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Beyond Rosie: How Women Served in Wartime

By Courtney Henderson
“Pay day,” Third WAAC Training Center, Ft. Oglethorpe, Ga., near Chattanooga, Tenn., 1930-1945. (Wikimedia Commons)

Women are often the unsung heroes during war, especially prior to World War I. (It was during that conflict they were finally permitted to enlist.) Because they often serve in unofficial, unrecognized capacities, documentation for women in wartime can be difficult (even impossible) to locate. Still, no official record doesn’t equal no service!

WWII Women's Army Corps recruitment poster, an example of women in wartime.
Women’s Army Corps recruitment poster used during WWII. (Library of Congress)

As with any female ancestor research, sometimes it takes a little thinking outside the box to discover a wartime connection. Perhaps your relative aided the United States Sanitary Commission during the Civil War, or maybe she worked in a factory during World War II. Records such as meeting minutes or employment documents may be available for research. A great place to start is your local library.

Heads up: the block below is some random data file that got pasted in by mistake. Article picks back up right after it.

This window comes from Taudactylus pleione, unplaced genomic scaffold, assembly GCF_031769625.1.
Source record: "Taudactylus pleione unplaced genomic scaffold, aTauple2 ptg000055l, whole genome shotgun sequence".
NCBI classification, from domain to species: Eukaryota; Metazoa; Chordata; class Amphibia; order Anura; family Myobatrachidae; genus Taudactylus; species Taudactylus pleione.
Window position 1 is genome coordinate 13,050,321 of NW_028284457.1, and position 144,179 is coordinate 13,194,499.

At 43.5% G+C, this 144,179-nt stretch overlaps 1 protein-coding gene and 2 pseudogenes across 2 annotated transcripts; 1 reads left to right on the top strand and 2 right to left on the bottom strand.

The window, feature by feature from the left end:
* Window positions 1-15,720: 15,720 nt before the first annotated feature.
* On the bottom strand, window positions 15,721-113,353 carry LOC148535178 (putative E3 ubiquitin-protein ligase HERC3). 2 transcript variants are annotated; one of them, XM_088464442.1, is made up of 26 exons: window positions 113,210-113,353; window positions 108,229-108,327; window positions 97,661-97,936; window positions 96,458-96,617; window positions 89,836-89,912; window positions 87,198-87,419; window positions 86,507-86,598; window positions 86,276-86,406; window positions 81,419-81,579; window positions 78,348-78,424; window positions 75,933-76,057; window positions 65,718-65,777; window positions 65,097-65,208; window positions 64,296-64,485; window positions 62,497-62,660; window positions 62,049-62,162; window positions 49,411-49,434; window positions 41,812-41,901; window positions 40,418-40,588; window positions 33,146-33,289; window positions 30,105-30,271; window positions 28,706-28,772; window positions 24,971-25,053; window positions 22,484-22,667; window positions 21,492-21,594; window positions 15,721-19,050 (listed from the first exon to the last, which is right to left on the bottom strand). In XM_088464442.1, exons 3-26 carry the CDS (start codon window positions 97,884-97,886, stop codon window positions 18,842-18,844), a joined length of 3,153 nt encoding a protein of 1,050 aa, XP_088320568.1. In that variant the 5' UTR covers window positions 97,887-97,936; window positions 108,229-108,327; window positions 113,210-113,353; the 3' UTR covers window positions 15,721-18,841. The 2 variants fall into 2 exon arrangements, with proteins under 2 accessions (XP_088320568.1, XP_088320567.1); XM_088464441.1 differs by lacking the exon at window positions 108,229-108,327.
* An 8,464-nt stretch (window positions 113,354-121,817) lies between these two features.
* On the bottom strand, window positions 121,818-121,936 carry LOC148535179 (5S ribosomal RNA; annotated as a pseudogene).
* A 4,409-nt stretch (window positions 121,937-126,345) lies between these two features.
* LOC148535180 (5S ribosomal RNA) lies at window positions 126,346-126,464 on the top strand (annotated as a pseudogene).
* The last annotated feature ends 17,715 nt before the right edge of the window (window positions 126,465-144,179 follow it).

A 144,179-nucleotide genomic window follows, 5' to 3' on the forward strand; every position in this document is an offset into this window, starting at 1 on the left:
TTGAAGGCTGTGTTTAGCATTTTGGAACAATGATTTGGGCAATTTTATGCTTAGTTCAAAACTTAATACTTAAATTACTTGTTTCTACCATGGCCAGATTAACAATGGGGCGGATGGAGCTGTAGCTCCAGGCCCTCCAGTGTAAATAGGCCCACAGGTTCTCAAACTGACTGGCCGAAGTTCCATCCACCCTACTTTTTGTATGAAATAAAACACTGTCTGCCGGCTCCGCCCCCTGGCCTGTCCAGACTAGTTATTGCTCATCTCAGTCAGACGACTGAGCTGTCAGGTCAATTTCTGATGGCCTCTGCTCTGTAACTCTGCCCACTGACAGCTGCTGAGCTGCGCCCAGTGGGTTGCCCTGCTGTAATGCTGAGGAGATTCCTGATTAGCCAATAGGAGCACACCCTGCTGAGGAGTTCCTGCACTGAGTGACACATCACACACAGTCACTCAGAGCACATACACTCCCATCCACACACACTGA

From nurses to abolitionists to test pilots, here are some of the many ways women aided in the major U.S. conflicts of the past. Was your female ancestor among them?

Revolutionary WarCivil WarWWIWWII
NurseNurseArmy Nurse CorpsWomen’s Army Auxiliary Corps
(WAACs/Women’s Army Corps)
SeamstressMatronNavy Nurse CorpsNavy Women’s Reserve (WAVES)
CookCookNavy
“Yeomanette”
Marine Corps Women’s Reserve
MaidLaundressWomen’s Land Army
(Britain)
Coast Guard
Women’s Reserve
LaundressVivandièreClerical
(various)
Women Airforce Service Pilots
(WASPS)
Water-bearerSoliderSwitchboard
operator
Army Nurse Corps
Supply scavengerSpyClerkNavy Nurse Corps
MatrossScoutTypistWomen’s Land Army
(Britain)
SoldierArsenal factory workerStenographerCode
breaker
SpyLadies’ Aid
Society member
TranslatorClerical
(various)
Political
activist
United States
Sanitary
Commission member
Canteen hostessTruck driver
Underground Railroad conductorAmmunition
tester
Airplane mechanic
AbolitionistStock takerLaboratory technician
Salvation Army
volunteer
Parachute rigger
Red Cross volunteerRadio operator
Ambulance driverPhotograph analyzer
Pilot/
test pilot

This list is by no means meant to be exhaustive. It is, however, fascinating to see how the list of roles grows longer with each major conflict. So yes, women have played—and continue to play—an enormous role in serving our country. “We can do it!” because we always have, and always will.

Women in Wartime Research Resources

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